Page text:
A pioneering land matching service has launched to connect livestock and arable farmers, so the arable farms can store carbon in their soil and capture the benefits of mixed farming systems.
The initiative – called Carbon dating – is free to farmers and works through an online map, matching livestock farmers and arable farmers.
The map will list the farmer’s name, a contact detail and the first three digits of the postcode to give an indication of geographical suitability. It is then up to farmers to make contact with each other and see what can be arranged.
The overall aim is to help build soil carbon in arable soils by introducing livestock to farmland. But the service could also help livestock farms expand, rest pastures over winter and cut costs.
The service was launched on Twitter last week (26 June) by independent beef, sheep and forage consultant Liz Genever, who said the idea is similar to a lambing list.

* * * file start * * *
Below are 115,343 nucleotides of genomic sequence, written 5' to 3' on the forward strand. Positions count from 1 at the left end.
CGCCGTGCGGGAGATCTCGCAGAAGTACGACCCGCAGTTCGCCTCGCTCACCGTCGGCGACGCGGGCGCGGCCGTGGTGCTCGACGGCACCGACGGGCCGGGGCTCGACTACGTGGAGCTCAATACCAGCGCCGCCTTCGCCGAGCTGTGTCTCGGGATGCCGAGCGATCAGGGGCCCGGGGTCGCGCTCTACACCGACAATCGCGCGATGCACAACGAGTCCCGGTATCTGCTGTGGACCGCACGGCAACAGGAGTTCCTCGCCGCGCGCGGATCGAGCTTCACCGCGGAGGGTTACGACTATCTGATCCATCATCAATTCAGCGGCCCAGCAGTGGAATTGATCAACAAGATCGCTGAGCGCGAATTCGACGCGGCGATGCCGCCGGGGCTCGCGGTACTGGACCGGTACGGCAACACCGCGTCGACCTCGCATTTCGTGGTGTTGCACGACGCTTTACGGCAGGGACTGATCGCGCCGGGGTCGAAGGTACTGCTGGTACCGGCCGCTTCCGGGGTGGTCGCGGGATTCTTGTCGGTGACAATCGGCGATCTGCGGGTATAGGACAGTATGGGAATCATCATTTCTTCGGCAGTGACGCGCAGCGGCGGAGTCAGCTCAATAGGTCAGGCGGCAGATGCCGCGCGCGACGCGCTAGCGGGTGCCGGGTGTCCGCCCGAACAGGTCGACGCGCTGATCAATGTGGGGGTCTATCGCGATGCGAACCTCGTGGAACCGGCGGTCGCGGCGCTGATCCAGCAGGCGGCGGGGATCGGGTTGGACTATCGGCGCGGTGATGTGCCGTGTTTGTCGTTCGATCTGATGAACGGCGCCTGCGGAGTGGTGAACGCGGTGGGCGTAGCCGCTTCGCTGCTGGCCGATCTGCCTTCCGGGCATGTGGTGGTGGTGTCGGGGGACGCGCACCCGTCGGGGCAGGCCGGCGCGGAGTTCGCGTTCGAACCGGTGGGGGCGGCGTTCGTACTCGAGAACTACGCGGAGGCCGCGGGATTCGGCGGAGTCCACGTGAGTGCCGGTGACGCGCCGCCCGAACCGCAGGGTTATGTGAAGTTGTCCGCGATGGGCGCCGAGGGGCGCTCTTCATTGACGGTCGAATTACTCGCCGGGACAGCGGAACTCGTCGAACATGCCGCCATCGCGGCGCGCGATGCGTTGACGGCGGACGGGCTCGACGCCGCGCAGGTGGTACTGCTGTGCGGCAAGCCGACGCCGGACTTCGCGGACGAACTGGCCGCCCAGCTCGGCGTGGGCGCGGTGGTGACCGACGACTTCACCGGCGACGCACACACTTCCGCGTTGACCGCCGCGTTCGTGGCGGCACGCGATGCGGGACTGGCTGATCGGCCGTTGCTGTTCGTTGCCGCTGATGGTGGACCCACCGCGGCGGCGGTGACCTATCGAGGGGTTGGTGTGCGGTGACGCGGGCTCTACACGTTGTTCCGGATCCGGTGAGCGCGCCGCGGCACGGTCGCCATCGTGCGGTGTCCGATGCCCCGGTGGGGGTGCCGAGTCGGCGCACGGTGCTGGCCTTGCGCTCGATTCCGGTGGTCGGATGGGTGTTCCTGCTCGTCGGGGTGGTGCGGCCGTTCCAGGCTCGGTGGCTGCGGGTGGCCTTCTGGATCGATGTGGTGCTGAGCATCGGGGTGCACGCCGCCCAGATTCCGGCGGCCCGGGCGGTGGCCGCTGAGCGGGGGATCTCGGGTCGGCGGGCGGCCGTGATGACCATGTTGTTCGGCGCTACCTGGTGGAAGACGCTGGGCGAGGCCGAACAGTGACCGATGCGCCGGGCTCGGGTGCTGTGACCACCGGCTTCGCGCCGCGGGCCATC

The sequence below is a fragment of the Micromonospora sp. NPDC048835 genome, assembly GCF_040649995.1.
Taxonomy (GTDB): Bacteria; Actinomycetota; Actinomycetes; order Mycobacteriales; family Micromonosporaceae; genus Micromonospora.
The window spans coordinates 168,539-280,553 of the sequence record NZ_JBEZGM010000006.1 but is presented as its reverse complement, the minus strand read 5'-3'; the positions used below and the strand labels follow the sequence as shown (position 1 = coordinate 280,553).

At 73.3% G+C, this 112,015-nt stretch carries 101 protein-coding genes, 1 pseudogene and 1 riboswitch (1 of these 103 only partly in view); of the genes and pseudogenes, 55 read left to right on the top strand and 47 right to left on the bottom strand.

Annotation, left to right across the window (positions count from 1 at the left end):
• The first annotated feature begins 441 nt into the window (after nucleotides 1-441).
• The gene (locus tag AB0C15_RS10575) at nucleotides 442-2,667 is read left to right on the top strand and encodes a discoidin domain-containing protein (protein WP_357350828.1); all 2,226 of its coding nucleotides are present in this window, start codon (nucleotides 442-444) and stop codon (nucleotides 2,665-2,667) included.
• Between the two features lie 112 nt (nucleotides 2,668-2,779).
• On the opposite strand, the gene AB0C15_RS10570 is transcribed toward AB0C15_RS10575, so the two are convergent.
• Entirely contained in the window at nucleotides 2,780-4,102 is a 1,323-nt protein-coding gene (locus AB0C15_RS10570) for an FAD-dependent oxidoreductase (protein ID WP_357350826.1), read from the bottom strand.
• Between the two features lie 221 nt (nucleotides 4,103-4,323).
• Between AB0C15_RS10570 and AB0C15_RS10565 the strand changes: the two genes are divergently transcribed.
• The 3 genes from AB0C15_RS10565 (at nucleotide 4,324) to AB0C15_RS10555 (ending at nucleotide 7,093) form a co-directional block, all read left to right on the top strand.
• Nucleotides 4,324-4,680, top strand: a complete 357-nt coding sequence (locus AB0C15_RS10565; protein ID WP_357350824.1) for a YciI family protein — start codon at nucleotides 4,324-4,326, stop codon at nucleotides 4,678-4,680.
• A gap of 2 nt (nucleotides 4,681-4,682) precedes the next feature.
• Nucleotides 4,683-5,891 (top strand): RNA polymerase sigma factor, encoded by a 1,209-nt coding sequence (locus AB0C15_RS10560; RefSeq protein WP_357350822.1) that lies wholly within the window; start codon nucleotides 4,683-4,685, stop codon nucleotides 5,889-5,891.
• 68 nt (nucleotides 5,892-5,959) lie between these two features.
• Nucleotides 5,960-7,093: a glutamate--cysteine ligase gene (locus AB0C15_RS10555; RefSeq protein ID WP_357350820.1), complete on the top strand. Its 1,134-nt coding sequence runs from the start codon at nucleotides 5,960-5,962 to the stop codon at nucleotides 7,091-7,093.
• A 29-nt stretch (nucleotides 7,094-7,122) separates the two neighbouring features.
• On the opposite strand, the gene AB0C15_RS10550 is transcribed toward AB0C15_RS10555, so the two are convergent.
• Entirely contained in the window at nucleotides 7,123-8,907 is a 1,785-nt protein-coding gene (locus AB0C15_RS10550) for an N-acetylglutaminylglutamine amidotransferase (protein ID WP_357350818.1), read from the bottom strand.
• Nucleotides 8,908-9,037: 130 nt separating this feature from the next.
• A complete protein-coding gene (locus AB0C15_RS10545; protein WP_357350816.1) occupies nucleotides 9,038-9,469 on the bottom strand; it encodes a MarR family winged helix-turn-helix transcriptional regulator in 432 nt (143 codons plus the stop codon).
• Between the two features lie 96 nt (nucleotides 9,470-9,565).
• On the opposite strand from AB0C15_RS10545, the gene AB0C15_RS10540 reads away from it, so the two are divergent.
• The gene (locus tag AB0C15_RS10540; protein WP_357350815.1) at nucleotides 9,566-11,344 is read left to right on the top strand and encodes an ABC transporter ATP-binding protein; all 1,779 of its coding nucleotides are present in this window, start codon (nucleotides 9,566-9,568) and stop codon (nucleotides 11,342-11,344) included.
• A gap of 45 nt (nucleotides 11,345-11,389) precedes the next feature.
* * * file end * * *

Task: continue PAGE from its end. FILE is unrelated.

So far, 20 farmers have expressed interest in signing up.
Farmers interested can learn more about the service and ask Dr Genever for a registration form at lizgenever.com.
How the scheme can help improve soil carbon
The scheme aims to make farms more resilient by improving soil health. Growing a crop, builds carbohydrate in the soil through root exudates, said Dr Genever.
Dr Genever added: “The incorporation of organic matter from trampling has some benefits, but it is the living root that is doing most of the job. There are some theories about dung from grazing animals being more available to the soil microbes, because it’s been predigested as well.
“It’s a very simple idea and, at this time of year, arable farmers will be thinking about what cover crops to grow.”
She said arable farmers could diversify income, and improve soil organic matters and indices if a long-term relationship was established.
Livestock farmers could use the service to increase summer stocking rates by wintering off-farm, cut concentrate bills and lift livestock performance, she added.
- Benefits for livestock farmers: Rest grazing ground; possibly find finishing ground; manage grassland more efficiently and cut bought-in feed costs.
- Benefits for arable farmers: Keep living roots in the ground throughout the year, which store carbon in the soil; add manure and organic fertiliser; increase soil organic matter (OM) with trampling of forage crops; higher OM helps water retention and improves soil resilience; improved soil health will require less inputs; helps control weeds by adding break crops.